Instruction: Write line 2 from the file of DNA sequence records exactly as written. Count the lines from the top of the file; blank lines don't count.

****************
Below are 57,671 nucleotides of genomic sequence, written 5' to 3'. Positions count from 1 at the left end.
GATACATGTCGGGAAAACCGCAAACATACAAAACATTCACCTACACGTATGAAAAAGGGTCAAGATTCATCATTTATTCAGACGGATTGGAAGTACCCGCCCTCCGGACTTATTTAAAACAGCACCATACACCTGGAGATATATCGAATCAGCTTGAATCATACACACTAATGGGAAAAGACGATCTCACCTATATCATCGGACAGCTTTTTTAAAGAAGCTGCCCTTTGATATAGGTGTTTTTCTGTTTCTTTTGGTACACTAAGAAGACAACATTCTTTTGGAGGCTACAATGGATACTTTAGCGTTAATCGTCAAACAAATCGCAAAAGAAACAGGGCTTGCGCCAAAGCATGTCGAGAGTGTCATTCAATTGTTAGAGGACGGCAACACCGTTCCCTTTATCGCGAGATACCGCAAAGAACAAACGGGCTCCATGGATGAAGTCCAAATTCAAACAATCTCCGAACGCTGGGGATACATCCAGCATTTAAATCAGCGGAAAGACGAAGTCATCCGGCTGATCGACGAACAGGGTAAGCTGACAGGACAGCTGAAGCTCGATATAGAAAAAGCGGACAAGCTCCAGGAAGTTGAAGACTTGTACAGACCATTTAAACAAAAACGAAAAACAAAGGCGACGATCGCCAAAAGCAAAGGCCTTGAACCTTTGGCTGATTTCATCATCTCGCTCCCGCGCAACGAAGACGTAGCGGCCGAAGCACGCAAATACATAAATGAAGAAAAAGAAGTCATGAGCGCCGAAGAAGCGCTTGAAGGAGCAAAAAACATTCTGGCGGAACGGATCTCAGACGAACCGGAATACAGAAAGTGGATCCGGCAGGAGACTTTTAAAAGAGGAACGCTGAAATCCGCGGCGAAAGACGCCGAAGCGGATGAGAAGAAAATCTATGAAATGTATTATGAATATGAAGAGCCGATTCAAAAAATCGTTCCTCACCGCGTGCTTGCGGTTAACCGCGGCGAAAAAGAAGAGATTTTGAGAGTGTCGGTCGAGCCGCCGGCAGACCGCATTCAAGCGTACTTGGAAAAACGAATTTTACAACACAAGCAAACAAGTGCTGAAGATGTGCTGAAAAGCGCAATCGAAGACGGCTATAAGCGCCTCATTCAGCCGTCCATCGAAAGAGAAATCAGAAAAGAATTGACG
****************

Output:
GATACATGTCGGGAAAACCGCAAACATACAAAACATTCACCTACACGTATGAAAAAGGGTCAAGATTCATCATTTATTCAGACGGATTGGAAGTACCCGCCCTCCGGACTTATTTAAAACAGCACCATACACCTGGAGATATATCGAATCAGCTTGAATCATACACACTAATGGGAAAAGACGATCTCACCTATATCATCGGACAGCTTTTTTAAAGAAGCTGCCCTTTGATATAGGTGTTTTTCTGTTTCTTTTGGTACACTAAGAAGACAACATTCTTTTGGAGGCTACAATGGATACTTTAGCGTTAATCGTCAAACAAATCGCAAAAGAAACAGGGCTTGCGCCAAAGCATGTCGAGAGTGTCATTCAATTGTTAGAGGACGGCAACACCGTTCCCTTTATCGCGAGATACCGCAAAGAACAAACGGGCTCCATGGATGAAGTCCAAATTCAAACAATCTCCGAACGCTGGGGATACATCCAGCATTTAAATCAGCGGAAAGACGAAGTCATCCGGCTGATCGACGAACAGGGTAAGCTGACAGGACAGCTGAAGCTCGATATAGAAAAAGCGGACAAGCTCCAGGAAGTTGAAGACTTGTACAGACCATTTAAACAAAAACGAAAAACAAAGGCGACGATCGCCAAAAGCAAAGGCCTTGAACCTTTGGCTGATTTCATCATCTCGCTCCCGCGCAACGAAGACGTAGCGGCCGAAGCACGCAAATACATAAATGAAGAAAAAGAAGTCATGAGCGCCGAAGAAGCGCTTGAAGGAGCAAAAAACATTCTGGCGGAACGGATCTCAGACGAACCGGAATACAGAAAGTGGATCCGGCAGGAGACTTTTAAAAGAGGAACGCTGAAATCCGCGGCGAAAGACGCCGAAGCGGATGAGAAGAAAATCTATGAAATGTATTATGAATATGAAGAGCCGATTCAAAAAATCGTTCCTCACCGCGTGCTTGCGGTTAACCGCGGCGAAAAAGAAGAGATTTTGAGAGTGTCGGTCGAGCCGCCGGCAGACCGCATTCAAGCGTACTTGGAAAAACGAATTTTACAACACAAGCAAACAAGTGCTGAAGATGTGCTGAAAAGCGCAATCGAAGACGGCTATAAGCGCCTCATTCAGCCGTCCATCGAAAGAGAAATCAGAAAAGAATTGACG